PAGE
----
An End to Cold War?

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“They talk about who lost and who won. Human reason won. Mankind won.” These words were spoken by the Soviet leader, Khrushchev, after the Cuban Missile Crists of 1962. President Kennedy felt the same. Both men knew that for ten days they had been close to bringing death to millions of people. They began working harder to make such dangerous situations less likely.

In August 1963, the United States and the Soviet Union signed a treaty agreeing to stop testing new nuclear weapons in the atmosphere or under water. They also set up a special telephone link between Washington and Moscow. On this “hotline” American and Soviet leaders could talk directly to one another. In future any dangerous crisis would be dealt with more quickly and with less risk of misunderstanding.

The hotline proved its value in 1967. War broke out between Israel and Egypt. The United States was friendly with Israel, and the Soviet Union with Egypt. But both took great care not to let these friendships drag them into fighting one another.

By then Kennedy was dead and Khrushchev had been removed from power. But new American and Russian leaders went on trying to reduce tension. Even the long and bloody war in Vietnam was not allowed to interfere with “detente,” as these moves were called.

The Chinese communist leader, Mao Zedong, attacked detente. He accused Soviet leaders of “revisionism” —that is, of altering some of communism’s most important ideas. He declared that the only way to deal with American capitalism was to be ready to fight it to the death. But a lot of the arguing about whether Russians or Chinese were the best communists was just a smoke-screen biding the real quarrel between them, which was about land. The Chinese claimed that almost one million square miles of the Soviet Union were rightfully theirs’. Big armies watched and sometimes fought on the long frontier between the two countries.

The enmity between China and the Soviet Union had important effects on both countries’ relations with the United States in the early 1970s. Detente between the Soviet Union and the United States went on.

And detente between the United States and China began.

In May 1972, President Nixon flew to Moscow to sign the Strategic Arms Limitation Treaty (SALT) with the Russians. The idea of SALT was to slow down the arms race. It was intended to save both countries money as well as to make war between them less likely. Each agreed how many missiles of various types the other should have, how many submarines to fire them from, and so on.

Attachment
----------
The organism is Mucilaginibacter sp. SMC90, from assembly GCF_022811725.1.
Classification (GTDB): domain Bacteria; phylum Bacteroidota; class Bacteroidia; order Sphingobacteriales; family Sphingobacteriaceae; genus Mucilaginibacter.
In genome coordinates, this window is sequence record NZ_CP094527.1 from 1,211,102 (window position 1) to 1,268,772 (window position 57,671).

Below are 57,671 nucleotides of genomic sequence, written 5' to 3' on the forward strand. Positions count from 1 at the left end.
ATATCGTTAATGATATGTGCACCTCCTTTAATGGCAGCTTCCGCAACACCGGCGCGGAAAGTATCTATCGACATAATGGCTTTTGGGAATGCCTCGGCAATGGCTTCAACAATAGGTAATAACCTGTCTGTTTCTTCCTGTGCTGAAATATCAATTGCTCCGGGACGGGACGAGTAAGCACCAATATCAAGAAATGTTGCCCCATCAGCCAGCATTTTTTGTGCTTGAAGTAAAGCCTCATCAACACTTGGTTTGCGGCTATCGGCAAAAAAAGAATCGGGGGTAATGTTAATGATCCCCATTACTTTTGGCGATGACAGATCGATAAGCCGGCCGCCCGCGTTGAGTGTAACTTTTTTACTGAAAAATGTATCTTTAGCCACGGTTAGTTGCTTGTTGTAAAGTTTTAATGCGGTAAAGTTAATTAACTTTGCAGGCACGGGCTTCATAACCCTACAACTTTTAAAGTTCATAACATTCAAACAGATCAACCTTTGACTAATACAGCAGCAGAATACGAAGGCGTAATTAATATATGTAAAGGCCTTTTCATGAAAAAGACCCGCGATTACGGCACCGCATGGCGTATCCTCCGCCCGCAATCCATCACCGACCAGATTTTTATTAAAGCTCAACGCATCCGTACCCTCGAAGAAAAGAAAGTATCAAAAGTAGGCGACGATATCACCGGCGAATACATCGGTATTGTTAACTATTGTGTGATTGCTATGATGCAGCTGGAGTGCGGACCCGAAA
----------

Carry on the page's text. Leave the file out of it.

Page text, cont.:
The first sign that China, too, was interested in detente with the United Scatcs came in 1970. For years the Chinese government had made it very difficult for anyone from western countries to visit China. But in 1970 it invited an American table – tennis team to play there. The American government, correctly, took this as a hint that the Chinese wanted to settle some of their differences with the United States.

The man behind the Chinese move was Zhou Enlai, China’s Prime Minister. Zhou believed that China needed friends on the international scene, especially while the Soviet Union was so unfriendly. He persuaded Mao Zedong to try to end the twenty – ycar-old feud with the United States.

President Nixon’s adviser, Henry Kissinger, flew to China for secret meetings with Zhou. Late in 1971 the United States agreed to communist China joining the United Nations, something it had vetoed for

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President ‘ixoti with Zhou Enlai in (‘hitw, 1972.

years. In February 1972, Nixon flew to China to meet Mao. Mao was still suspicious of the Americans. But in the years that followed China and the United States made important agreements on trade and other matters, especially after Mao’s death in 1976.

As China and the United States became more friendly, tension grew again between Russians and Americans. Russians still feared that the United States wanted to wipe out communism. Americans still feared that the Soviet Union wanted to conquer the world. American fears grew7 stronger when Russian soldiers marched into the Soviet Union’s neighbor, Afghanistan, in December 1979. Because of the Soviet action, Congress refused to renew the SALT agreement.

Both the Soviet Union and the United States had continued to develop new and more deadly nuclear missiles during the years of detente. Attempts were made to slow down this arms race. But neither side would stop while it felt that the other was ahead. In the early 1980s, detente looked dead.

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